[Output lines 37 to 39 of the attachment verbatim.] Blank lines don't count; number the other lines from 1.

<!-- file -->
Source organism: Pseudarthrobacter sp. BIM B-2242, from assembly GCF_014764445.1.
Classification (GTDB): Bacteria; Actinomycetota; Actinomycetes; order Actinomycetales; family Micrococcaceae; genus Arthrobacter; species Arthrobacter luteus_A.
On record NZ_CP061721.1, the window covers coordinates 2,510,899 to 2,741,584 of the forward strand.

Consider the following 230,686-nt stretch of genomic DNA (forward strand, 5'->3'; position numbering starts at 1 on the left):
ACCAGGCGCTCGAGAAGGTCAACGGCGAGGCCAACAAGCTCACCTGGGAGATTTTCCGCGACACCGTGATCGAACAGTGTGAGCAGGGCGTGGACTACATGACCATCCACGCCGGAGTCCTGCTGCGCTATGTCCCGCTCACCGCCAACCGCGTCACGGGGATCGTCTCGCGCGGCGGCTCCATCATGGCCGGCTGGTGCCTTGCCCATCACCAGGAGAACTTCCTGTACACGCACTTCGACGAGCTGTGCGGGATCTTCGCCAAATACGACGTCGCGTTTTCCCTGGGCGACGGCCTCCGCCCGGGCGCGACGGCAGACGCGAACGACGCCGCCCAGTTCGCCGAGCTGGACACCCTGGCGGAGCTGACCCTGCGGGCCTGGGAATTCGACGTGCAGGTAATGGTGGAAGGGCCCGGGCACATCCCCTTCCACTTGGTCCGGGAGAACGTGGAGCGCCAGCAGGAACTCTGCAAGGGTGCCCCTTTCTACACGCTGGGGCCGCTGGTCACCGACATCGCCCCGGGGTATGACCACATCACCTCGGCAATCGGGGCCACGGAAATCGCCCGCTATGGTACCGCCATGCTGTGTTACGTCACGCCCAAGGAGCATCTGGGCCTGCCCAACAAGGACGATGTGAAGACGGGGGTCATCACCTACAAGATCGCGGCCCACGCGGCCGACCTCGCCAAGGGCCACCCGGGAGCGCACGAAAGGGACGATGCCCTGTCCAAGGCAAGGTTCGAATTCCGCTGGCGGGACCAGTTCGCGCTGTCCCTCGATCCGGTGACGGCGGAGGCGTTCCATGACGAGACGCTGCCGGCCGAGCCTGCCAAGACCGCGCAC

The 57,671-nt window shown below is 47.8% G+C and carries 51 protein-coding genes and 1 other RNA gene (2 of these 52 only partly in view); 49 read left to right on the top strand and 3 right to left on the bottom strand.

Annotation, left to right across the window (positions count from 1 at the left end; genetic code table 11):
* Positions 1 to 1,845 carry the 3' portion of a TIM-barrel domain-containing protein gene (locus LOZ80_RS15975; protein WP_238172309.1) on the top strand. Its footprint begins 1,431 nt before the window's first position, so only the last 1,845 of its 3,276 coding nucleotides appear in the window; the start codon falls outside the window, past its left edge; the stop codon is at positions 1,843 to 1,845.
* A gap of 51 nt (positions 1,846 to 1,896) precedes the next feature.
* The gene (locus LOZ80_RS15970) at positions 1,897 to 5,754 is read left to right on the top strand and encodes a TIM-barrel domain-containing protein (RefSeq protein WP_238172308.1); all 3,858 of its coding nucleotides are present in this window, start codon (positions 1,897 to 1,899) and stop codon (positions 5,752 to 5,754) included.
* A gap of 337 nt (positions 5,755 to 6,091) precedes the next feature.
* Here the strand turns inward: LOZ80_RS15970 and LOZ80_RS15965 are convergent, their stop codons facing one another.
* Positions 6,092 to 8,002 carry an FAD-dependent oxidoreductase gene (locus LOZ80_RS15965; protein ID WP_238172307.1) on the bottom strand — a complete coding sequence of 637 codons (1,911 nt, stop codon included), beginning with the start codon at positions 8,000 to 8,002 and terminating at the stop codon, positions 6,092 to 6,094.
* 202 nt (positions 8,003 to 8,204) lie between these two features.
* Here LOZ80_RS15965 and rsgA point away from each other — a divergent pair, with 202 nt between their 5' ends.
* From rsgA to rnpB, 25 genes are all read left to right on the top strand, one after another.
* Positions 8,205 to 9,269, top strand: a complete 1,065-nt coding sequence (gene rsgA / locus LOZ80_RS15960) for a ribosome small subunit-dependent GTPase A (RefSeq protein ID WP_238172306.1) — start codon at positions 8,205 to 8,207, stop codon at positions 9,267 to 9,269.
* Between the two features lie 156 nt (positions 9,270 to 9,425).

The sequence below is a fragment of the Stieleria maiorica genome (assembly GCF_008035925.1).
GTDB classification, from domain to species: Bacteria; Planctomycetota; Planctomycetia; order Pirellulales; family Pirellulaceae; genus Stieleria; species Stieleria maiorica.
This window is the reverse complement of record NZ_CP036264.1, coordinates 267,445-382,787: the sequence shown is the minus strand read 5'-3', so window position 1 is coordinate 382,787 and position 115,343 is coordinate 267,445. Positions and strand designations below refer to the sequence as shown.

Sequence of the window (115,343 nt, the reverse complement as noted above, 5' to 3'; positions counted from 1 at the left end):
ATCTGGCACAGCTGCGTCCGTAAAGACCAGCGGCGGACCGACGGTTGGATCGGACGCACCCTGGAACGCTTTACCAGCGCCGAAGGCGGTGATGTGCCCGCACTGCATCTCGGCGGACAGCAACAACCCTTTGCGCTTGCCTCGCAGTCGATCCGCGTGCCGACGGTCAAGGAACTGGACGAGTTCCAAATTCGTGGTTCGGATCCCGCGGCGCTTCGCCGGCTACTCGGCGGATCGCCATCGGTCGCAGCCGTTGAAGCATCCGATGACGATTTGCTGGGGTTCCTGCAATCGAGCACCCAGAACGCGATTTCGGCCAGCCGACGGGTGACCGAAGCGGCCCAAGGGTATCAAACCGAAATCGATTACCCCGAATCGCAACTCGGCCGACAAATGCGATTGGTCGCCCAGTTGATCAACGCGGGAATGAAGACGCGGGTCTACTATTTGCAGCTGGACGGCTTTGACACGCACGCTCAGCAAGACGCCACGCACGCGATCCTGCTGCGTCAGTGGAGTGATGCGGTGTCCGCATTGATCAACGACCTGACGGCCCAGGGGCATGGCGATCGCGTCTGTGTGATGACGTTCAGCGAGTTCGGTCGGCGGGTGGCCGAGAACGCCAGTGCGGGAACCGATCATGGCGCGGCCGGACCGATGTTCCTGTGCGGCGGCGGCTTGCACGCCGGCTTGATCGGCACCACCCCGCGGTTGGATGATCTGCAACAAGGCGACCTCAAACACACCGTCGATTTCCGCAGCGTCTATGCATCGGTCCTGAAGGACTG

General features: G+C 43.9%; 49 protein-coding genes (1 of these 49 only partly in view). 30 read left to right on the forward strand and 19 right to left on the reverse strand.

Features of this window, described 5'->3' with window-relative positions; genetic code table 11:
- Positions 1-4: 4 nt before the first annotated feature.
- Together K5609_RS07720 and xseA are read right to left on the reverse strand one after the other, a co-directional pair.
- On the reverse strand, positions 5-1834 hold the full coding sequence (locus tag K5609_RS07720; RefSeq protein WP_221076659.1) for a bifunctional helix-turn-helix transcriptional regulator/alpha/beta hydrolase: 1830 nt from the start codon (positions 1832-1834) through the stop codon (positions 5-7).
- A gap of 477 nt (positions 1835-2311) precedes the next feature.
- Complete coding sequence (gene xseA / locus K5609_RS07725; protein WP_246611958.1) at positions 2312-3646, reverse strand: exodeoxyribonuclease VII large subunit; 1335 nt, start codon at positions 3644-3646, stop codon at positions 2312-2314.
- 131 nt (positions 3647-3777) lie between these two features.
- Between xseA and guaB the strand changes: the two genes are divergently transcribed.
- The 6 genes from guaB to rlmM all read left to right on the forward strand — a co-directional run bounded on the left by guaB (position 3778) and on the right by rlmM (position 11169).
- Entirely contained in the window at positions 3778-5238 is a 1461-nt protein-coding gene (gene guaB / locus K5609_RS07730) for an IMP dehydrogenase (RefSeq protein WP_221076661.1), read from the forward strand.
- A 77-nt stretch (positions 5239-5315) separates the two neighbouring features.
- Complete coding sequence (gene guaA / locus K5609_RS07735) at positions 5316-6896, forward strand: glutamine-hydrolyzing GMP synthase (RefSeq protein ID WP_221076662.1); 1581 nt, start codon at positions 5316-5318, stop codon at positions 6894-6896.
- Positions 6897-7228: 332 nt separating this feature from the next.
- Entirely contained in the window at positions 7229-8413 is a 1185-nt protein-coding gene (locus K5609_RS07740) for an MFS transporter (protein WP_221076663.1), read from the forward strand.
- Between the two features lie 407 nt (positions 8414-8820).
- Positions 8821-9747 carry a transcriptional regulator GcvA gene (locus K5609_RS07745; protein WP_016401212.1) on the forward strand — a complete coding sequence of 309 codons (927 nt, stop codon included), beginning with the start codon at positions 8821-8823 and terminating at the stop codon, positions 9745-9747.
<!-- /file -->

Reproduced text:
- Positions 6897-7228: 332 nt separating this feature from the next.
- Entirely contained in the window at positions 7229-8413 is a 1185-nt protein-coding gene (locus K5609_RS07740) for an MFS transporter (protein WP_221076663.1), read from the forward strand.
- Between the two features lie 407 nt (positions 8414-8820).